Al-Qarawiyyin University produced a myriad of Muslim thinkers, including the jurist Muhammad al-Fasi, the famous writer and explorer Leo Africanus, the historian Ibn Khaldun, and the astronomer al-Bitruji. Of its non-Muslim students, Gerber of Auvergne later became Pope Sylvester II, and went on to introduce Arabic numerals and the concept of “zero” to medieval Europe. Another famous non-Muslim student was Jewish physician and philosopher, Maimonides.

Almost 1,200 years have passed since the University of Al-Qarawiyyin sparked a legacy of learning across North Africa and the world. To this day, it continues to graduate students in a variety of religious and physical sciences, though in a newer location. The university has since moved to another part of Fes, but its ancient library still remains. Over the past three years, a Canadian-Moroccan architect named Aziza Chaouni has restored the library, including a wing that will be open to the general public.

ap_16110079031840
A corner of a reading room (AP Photo / Samia Errzaouki

Chaouni, originally from Fes, says she hadn’t heard of the library until the Moroccan Culture Ministry enlisted her in 2012 to restore the library, which had suffered climate and humidity damage over the years. The library actually underwent a number of restorations over the years, “but it still suffered from major structural problems, a lack of insulation, and infrastructural deficiencies like a blocked drainage system, broken tiles, cracked wood beams, exposed electric wires, and so on,” she says in a TED interview. Her restoration has equipped the library with solar panels, a new gutter system, digital locks to the rare books room, and air conditioning that will help control humidity. The library’s deteriorating condition meant precious manuscripts were deteriorating along with it. “When I first visited, I was shocked at the state of the place,” says Chaouni. “In rooms containing precious manuscripts dating back to the 7th century, the temperature and moisture were uncontrolled, and there were cracks in the ceiling.”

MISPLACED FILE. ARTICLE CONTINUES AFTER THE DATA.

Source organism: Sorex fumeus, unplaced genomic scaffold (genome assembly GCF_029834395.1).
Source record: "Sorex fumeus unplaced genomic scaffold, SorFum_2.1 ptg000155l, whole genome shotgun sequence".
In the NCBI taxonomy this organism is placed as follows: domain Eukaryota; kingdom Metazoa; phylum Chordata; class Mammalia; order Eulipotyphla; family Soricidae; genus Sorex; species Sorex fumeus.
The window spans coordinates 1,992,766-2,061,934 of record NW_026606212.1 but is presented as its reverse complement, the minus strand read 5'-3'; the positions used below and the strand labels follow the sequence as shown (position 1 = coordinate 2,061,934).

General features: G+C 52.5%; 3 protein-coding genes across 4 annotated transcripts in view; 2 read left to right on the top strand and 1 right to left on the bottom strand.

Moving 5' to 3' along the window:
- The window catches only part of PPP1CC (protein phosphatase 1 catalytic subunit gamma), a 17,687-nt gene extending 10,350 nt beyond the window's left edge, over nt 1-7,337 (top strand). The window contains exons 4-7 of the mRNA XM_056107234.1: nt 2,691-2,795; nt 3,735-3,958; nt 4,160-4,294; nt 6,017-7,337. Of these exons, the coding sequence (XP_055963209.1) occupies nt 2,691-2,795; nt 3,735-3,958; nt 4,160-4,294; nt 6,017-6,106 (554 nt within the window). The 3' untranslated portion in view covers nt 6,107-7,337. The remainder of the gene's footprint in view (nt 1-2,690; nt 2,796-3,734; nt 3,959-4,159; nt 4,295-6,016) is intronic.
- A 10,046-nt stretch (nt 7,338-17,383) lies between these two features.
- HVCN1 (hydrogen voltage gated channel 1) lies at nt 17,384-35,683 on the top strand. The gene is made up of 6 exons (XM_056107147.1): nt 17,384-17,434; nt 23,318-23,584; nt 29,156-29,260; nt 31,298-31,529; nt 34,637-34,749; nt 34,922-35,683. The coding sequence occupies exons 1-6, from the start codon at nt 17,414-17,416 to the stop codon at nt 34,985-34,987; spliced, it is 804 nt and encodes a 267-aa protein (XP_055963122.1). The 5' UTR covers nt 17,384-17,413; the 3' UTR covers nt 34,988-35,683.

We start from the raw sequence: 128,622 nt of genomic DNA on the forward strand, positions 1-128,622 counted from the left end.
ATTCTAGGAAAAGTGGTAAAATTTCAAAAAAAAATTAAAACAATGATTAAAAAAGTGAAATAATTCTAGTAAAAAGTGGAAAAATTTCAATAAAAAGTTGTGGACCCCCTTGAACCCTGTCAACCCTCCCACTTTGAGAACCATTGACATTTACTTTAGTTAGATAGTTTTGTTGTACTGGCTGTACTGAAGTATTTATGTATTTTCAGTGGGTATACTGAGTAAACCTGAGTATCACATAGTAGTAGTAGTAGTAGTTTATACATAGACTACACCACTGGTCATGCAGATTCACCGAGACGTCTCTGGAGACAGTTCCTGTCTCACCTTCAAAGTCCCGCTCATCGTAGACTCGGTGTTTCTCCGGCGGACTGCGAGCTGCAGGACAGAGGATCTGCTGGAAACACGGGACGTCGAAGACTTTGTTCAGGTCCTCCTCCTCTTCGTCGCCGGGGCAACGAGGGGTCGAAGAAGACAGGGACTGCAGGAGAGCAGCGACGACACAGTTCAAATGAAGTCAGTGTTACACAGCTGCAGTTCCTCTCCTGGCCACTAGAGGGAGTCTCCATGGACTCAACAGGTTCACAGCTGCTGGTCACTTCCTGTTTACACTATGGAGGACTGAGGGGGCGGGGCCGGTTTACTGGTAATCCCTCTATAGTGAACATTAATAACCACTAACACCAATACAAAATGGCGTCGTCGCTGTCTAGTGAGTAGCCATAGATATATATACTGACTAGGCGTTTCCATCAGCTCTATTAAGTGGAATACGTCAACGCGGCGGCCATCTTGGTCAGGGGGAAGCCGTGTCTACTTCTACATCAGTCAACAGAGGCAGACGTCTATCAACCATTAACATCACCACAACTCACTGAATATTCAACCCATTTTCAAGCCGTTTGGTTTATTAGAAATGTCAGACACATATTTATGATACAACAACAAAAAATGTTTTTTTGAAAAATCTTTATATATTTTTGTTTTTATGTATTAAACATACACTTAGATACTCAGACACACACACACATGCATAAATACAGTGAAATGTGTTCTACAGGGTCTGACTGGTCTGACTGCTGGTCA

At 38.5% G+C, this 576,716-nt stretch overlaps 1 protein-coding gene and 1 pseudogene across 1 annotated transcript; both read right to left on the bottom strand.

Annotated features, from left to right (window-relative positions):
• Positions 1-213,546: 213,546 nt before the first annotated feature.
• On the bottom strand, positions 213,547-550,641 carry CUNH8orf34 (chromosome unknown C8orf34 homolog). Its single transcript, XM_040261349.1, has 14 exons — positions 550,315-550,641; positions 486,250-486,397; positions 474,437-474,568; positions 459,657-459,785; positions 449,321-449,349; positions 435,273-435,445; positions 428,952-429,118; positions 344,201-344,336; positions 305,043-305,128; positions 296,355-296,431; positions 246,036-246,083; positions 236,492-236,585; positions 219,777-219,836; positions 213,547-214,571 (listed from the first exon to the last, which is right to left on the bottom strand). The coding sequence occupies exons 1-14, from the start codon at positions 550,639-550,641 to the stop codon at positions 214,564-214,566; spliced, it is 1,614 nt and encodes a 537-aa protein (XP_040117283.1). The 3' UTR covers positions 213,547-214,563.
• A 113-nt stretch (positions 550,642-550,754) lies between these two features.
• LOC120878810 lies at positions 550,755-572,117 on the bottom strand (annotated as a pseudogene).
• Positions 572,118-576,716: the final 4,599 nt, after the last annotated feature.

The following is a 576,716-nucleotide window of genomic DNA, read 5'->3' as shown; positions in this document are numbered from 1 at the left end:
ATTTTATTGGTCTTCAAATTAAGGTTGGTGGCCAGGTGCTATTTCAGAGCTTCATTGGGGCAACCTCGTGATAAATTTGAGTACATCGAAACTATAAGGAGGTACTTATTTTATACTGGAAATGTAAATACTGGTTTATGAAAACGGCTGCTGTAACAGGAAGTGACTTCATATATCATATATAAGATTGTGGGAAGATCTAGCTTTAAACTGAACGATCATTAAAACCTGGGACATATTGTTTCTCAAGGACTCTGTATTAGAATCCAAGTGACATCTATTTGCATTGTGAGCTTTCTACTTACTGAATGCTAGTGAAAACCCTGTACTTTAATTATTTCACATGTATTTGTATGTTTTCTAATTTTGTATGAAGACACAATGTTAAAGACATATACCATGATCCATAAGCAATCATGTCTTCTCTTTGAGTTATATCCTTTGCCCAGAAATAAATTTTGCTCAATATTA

ap_16110079123461
A reading room (AP Photo / Samia Errzaouki)
ap_16110079162172
A prayer hall in the mosque (AP Photo / Samia Errzaouki)

The library was previously only open to researchers and scholars, but starting this year, a wing of the library will be opened to the public. This public space will contain a reading room, book stacks, a conference room, a manuscript restoration laboratory, a rare books collection, and a small cafe. Chaouni also commissioned furniture from local craftsmen who used native wood, and installed courtyard umbrellas for hotter days. “Both Moroccans and foreign visitors will get to glimpse, for the first time, at some of the library’s amazing and unique manuscripts, as well as enjoy its architecture,” she says. Hopefully these restoration efforts will show the world that throughout modern history, countless Muslim women have accomplished incredible feats: one built the world’s first university, and now another keeps it from falling apart. Through Aziza Chaouni’s tirelessness, the entire world will finally get to set foot inside the center of higher learning that Fatima al-Fihiri inaugurated, some twelve centuries ago.

Advertisements

32 thoughts on “Moroccan Mondays: Meet the World’s Oldest University and Library

  1. This is such a heart-warming post – I’m so glad I found your blog! Not a lot of people write about these kinds of topics, especially that the world seems to be blinded by shallow pop culture, bias, and stereotype.